Obviously, I can’t control all the things which happen in a day for her. I can’t stop people from being rude to her as she drives to work. I can’t keep the co-worker who is having a bad day from taking her bad day out on Cheryl. I can’t stop the pressures and stress Cheryl will encounter by being a pastor’s wife or by being a friend, mother, daughter or sister.

All I can control is the way I respond to Cheryl and the things I do to encourage her happiness. I do believe – as I read Scripture – just as I strategically think for my ministry, I should strategically think how to encourage my wife. It’s part of loving my wife as Christ loves the church.

Obviously a wife wants to know she’s loved, that you believe in her and respect her, and that we are committed long-term to the relationship. But, what are some practical ways to show this on a continual basis? Allow me to offer a few suggestions.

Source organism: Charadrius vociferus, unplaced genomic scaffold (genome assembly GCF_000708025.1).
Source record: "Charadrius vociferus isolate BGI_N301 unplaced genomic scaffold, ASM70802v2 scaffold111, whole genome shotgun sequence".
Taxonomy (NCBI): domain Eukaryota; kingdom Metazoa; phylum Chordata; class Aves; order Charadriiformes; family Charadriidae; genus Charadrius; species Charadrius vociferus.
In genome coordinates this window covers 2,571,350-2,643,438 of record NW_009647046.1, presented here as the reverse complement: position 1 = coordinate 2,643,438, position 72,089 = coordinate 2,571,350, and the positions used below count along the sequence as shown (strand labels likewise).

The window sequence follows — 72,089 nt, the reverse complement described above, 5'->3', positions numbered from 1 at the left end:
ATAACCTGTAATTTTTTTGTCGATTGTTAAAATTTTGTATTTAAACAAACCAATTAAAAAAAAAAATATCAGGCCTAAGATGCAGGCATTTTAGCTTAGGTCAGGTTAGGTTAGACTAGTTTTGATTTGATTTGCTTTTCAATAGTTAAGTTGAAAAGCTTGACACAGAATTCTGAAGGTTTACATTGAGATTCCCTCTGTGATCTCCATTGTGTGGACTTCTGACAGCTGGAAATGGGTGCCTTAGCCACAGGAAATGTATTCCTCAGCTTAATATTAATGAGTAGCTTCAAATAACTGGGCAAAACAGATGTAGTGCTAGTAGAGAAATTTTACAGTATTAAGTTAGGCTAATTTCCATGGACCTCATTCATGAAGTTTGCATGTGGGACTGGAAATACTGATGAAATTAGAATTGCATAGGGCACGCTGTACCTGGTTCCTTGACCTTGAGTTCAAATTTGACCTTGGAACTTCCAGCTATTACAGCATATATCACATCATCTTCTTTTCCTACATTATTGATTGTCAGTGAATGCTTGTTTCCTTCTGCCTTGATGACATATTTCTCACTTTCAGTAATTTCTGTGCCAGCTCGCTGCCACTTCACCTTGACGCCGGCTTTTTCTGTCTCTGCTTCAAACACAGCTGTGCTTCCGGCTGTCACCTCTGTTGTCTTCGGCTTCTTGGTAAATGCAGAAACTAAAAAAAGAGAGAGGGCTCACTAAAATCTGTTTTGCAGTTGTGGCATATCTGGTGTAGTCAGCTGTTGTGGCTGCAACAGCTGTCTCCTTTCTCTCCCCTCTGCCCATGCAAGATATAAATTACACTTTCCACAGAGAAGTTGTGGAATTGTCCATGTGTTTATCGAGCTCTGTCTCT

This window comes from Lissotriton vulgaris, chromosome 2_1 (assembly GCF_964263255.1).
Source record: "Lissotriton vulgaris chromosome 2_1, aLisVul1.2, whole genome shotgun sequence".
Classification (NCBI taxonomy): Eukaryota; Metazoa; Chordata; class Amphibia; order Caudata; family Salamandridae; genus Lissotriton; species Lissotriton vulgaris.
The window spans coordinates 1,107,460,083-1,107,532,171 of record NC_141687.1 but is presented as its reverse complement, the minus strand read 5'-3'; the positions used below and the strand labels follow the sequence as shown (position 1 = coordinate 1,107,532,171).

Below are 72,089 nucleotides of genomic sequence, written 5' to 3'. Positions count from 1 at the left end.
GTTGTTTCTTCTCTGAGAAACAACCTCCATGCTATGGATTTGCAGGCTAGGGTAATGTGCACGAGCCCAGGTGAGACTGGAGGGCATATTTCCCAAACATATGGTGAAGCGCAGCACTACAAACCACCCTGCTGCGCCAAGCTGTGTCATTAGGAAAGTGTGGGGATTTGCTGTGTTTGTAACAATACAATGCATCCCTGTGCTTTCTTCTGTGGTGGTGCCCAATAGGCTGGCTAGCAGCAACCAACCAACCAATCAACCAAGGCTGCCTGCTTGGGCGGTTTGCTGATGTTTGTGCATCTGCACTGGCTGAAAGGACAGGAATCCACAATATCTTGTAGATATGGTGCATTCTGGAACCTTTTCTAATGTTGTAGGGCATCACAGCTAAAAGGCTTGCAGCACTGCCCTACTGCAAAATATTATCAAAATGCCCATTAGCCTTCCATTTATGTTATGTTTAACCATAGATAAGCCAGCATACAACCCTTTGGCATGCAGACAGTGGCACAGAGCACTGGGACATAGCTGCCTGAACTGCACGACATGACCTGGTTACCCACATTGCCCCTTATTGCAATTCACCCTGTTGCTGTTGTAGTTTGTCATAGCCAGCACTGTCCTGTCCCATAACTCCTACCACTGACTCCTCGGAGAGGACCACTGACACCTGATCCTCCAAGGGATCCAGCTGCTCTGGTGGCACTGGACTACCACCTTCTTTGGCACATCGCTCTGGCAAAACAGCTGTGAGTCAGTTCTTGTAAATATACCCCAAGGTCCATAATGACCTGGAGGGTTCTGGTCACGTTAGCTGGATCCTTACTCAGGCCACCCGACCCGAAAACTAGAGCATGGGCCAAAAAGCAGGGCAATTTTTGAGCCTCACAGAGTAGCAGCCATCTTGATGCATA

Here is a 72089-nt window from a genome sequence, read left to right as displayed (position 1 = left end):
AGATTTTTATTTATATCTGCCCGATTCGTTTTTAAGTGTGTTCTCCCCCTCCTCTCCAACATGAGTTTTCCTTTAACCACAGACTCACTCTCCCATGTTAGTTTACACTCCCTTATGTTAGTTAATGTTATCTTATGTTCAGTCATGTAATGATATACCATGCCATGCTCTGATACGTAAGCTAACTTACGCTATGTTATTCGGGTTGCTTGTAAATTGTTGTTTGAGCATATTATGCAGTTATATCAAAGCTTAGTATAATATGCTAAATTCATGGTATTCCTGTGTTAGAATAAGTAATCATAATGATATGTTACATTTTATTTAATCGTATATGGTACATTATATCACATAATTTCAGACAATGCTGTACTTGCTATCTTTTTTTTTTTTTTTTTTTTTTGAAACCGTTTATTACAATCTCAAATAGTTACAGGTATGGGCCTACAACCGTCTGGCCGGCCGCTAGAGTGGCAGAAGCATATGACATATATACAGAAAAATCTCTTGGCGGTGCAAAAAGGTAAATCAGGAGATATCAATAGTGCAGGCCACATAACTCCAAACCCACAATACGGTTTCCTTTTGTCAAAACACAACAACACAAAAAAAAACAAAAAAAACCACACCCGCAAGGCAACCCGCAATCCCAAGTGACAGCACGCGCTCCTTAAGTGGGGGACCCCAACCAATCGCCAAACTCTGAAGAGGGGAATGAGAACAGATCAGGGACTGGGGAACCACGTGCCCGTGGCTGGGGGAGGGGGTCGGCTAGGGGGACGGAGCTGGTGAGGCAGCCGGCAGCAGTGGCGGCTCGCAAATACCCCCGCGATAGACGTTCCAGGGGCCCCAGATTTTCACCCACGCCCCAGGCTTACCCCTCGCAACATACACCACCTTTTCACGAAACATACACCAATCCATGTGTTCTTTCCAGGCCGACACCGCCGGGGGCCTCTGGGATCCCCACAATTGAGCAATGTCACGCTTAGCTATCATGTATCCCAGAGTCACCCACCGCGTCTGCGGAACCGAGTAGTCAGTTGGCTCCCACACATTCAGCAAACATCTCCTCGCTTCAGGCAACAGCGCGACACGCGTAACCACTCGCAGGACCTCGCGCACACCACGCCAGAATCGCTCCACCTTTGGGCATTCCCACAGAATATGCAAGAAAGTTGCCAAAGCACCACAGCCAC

Here are a 7 ways I try to encourage Cheryl:

Send flowers – when they aren’t expected. 

This seems so trivial, but I honestly have to remind myself to do this. Flowers on a special occasion are nice, but I have found the ones she enjoys the most are sent on the days she’s not looking for flowers. This could be something besides flowers if your wife isn’t into flowers much, but I’ve also discovered many of the practical-minded women who say they don’t want flowers actually love receiving them occasionally.

Reserve a day – just for her.

I try to do this every Saturday. I let few things interrupt this day and none without consulting with Cheryl first. You may not be able to do this once a week and it may not be for a full day, but it should be consistent enough she can anticipate it. I think it’s great if these are placed on the calendar and trump other interruptions. (There are always emergencies, but as much as possible keep them. Plus, some things we claim as emergencies could actually be delegated to someone else.) During the times when life is most stressful and you are pulled in different directions, these reserved times give her something to look forward to and remind her you’ll be able to “catch up” soon.

Give a giftt which keeps on giving.